What may have driven these associations? The increase in outpatient visits for the full sample may be a result of improved care planning and treatment in the AIC practices that could have encouraged patients to make more frequent primary care appointments. One of the earliest components of the transition to team-based care was patient empanelment, which, combined with efforts to target improvement in evidence-based care processes (eg, cancer screening and chronic illness management) may have increased planning and outreach for preventive care. These additional visits and other non–visit-based interactions that team members may initiate (eg, email or telephone consultations) offer increased opportunities to anticipate and prevent exacerbations of illness, and while they may initially cost more, there is a chance they would be beneficial for patients in the long run.

    Our analysis also found statistically significant increases in outpatient use and hospitalizations among patients with less than 2 comorbidities. Hospitalization rates did decrease among intervention practices; however, they decreased at a faster rate among comparison practices, leading to the large difference in difference. However, it is difficult to interpret these results because the parallel trends assumption was not met in these models, indicating that the comparison practices may not have provided an adequate comparison for healthier patients. Nevertheless, the AIC intervention may have resulted in higher utilization. We cannot determine whether the increase in hospitalizations among this group are the result of an increase in patients getting needed care as a result of care coordination.

    Limitations

    Our study is subject to several limitations. First, our primary source of data were administrative claims, which do not include as detailed clinical information as may be found in electronic health records. However, utilization and cost outcomes are generally well captured by insurance claims. Second, our attribution of patients to physicians and physicians to practices was imperfect. While we assigned patients according to common practice in the literature, it is possible that some patients in the final sample could have been more accurately assigned to a different practice or simply did not have enough exposure to any practice for valid assignment. Third, the APCD is limited in the number of patient characteristics available. While the IPTW weighting appears to have adequately balanced our observable covariates, there may be other differences between AIC and comparison patients that may have led to residual confounding. Fourth, the time of the study coincides with large changes to the health care system under the Affordable Care Act. While the difference-in-difference framework is robust to systemic changes as long as they do not affect the intervention and comparison groups differentially, we cannot rule out other changes that may have happened differentially at AIC practices during this time. Relatedly, we observe that AIC practices have higher utilization across most utilization types in the preperiod than the comparison practices. This may reflect other inherent differences in the types of practices included in the intervention. Fifth, our data from the Massachusetts APCD did not include claims for Medicare enrollees, limiting our analysis (and its generalizability) to a younger patient population. Finally, our results only reflect changes in utilization and costs and not the quality of patient care outcomes. More research is needed to determine the extent to which the intervention led to changes in patient health outcomes.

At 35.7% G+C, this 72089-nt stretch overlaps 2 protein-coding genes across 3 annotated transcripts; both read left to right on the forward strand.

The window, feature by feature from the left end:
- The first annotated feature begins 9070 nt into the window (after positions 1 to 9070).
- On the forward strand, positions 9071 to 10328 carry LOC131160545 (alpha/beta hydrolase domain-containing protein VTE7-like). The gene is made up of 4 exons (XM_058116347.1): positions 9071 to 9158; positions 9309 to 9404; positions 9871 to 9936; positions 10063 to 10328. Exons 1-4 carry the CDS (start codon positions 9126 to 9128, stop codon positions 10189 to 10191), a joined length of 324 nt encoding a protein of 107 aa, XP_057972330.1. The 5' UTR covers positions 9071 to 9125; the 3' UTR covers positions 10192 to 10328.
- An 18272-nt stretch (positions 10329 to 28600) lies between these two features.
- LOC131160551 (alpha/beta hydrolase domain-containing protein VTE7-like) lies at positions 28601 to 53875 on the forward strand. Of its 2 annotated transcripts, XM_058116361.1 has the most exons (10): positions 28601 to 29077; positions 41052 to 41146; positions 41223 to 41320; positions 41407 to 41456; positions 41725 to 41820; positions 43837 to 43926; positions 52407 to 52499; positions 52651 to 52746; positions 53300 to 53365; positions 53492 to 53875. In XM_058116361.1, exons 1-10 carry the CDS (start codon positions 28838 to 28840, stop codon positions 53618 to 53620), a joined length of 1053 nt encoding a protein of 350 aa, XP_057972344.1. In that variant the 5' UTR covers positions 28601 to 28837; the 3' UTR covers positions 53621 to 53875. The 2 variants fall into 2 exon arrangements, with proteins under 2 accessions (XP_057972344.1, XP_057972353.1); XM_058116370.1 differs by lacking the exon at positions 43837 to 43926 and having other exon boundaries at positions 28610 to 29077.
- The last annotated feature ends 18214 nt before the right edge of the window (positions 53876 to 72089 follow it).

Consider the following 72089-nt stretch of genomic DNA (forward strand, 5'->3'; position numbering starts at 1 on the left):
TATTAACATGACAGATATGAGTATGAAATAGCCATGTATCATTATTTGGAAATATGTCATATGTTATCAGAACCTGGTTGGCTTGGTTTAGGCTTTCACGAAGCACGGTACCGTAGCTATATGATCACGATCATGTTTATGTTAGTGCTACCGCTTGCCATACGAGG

This study reflects changes implemented by a single network of academically affiliated practices. We observed large reductions in use for chronically ill patients and increases in utilization among healthier patients. While the same effects may not generalize to all other locations, the magnitude of the effects for chronically ill patients suggest that collaborative primary care transformation initiatives may be worthwhile to address avoidable utilization of inpatient and emergency services. However, these improvements may come at the cost of increases in some utilization that may or may not be necessary for healthier patients. Policymakers and health system leaders may do well to consider similar team-based care approaches in their health systems as part of a portfolio of efforts to bend the cost curve.